Philippines says unaware of deal with China over disputed reef

President Ferdinand Marcos said Wednesday he was “not aware” of any agreement with China to remove a Philippine Navy vessel grounded on a reef in the disputed South China Sea.

Marcos’ remarks were in response to Beijing’s insistence in recent days that Manila had “repeatedly” promised to tow away the crumbling BRP Sierra Madre from Second Thomas Shoal in the Spratly Islands.

The BRP Sierra Madre, which the Philippines deliberately grounded in 1999 in an effort to check China’s advance in the hotly contested waters, has long been a flashpoint between Manila and Beijing.

Tensions flared at the weekend when the Philippines accused Chinese Coast Guard vessels of blocking and firing water cannon at boats on a resupply mission to a handful of Filipino marines stationed on the World War II-vintage ship.

“I’m not aware of any agreement that the Philippines should remove from its own territory its own ship, the BRP Sierra Madre, from the Ayungin Shoal,” Marcos said in a video posted on the Presidential Communications Office’s Facebook page, using the Philippine name for Second Thomas Shoal.

“And let me go further, if there does exist such an agreement, I rescind that agreement as of now,” he said.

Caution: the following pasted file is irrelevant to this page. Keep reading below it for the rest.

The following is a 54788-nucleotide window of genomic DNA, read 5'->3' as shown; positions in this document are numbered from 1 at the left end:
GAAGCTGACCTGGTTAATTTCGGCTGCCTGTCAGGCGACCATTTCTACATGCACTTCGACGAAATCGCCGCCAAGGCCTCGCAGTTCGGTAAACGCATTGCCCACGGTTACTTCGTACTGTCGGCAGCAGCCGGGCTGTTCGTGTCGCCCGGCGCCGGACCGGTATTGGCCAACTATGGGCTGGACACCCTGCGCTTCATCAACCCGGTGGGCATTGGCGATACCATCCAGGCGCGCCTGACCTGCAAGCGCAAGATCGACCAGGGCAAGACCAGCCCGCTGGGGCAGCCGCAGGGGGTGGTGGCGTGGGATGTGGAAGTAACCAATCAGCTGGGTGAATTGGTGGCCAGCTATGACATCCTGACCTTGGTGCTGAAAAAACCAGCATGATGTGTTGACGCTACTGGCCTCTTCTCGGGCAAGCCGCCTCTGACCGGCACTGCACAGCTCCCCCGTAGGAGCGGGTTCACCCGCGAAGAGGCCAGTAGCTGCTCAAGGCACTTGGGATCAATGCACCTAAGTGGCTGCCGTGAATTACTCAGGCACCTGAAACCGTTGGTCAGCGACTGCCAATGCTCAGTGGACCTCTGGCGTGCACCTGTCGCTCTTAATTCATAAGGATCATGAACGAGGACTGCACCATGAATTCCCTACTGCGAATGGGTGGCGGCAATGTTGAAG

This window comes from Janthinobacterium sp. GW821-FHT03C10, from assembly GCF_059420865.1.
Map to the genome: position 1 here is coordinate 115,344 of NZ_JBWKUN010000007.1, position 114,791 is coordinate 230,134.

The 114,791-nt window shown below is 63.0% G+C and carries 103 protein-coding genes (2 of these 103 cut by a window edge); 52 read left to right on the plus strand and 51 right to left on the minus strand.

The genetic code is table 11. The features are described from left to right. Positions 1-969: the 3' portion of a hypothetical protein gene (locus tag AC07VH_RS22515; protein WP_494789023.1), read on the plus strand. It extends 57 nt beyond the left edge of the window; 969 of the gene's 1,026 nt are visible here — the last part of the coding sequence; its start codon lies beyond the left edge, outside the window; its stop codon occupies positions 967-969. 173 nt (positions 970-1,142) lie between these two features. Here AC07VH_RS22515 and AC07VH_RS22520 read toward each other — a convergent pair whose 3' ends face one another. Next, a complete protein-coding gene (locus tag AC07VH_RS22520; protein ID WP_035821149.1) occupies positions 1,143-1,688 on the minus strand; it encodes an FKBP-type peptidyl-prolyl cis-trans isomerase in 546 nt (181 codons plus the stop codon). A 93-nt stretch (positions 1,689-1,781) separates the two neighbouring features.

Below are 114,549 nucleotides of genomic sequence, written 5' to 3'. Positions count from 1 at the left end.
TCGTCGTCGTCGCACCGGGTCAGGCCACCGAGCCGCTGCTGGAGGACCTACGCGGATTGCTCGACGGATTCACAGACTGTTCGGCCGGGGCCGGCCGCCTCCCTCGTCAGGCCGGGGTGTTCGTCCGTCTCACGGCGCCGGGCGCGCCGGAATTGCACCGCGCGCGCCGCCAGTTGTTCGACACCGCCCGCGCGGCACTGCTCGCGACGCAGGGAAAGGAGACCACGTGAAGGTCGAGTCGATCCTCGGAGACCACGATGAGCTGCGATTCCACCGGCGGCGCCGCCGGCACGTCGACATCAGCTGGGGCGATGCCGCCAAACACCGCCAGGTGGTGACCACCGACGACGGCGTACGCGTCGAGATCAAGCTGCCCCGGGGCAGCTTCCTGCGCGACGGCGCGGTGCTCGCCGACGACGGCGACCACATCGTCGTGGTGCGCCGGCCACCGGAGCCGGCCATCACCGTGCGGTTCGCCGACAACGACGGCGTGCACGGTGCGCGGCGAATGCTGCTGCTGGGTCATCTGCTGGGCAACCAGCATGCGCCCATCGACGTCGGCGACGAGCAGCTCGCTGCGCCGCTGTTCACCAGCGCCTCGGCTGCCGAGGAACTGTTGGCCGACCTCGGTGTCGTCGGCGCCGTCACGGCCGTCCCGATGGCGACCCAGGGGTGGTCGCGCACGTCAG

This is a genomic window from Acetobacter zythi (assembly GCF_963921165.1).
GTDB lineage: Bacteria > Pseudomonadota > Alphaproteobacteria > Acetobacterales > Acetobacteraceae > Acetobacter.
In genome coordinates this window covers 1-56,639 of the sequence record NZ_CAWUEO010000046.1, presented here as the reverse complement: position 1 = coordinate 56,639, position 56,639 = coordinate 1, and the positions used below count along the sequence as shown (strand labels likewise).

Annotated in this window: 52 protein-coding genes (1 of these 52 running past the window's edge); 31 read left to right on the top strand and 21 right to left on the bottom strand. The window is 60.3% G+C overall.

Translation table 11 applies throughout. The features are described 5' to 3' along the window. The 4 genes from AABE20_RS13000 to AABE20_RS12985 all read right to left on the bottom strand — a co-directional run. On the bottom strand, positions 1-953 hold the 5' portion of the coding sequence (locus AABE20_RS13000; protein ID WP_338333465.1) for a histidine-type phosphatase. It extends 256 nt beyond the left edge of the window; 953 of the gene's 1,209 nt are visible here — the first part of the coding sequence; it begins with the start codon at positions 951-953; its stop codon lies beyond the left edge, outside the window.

The Chinese embassy in Manila did not respond to a request for comment about Marcos’s remarks.

The Philippine military and coast guard said six Chinese coast guard vessels and two Chinese “militia” boats were involved in Saturday’s incident.

One of the Philippine charter boats carrying supplies, including food, fuel and water, was prevented from reaching the shoal.

Another charter boat unloaded its cargo successfully.

The Philippine marines deployed on the run-down vessel depend upon resupply missions to survive their remote posting.

Beijing has defended its actions as “professional” and accused Manila of “illegal delivery of construction materials” to the grounded ship.

“The Philippine side has repeatedly made clear promises to tow away the warship illegally ‘stranded’ on the reef,” a spokesperson for China’s foreign ministry said Tuesday.

Second Thomas Shoal is about 200 kilometers (124 miles) from the Philippine island of Palawan and more than 1,000 kilometers from China’s nearest major landmass, Hainan island.

The National Task Force for the West Philippine Sea, which includes representatives of government agencies, said Monday the shoal was part of the Philippines’ exclusive economic zone and the resupply and upkeep of the BRP Sierra Madre were “legitimate Philippine government activities”.

Since taking office in June 2022, Marcos has insisted he will not let China trample on his country’s maritime rights and has also sought to strengthen defense ties with former colonial ruler and longtime ally the United States.

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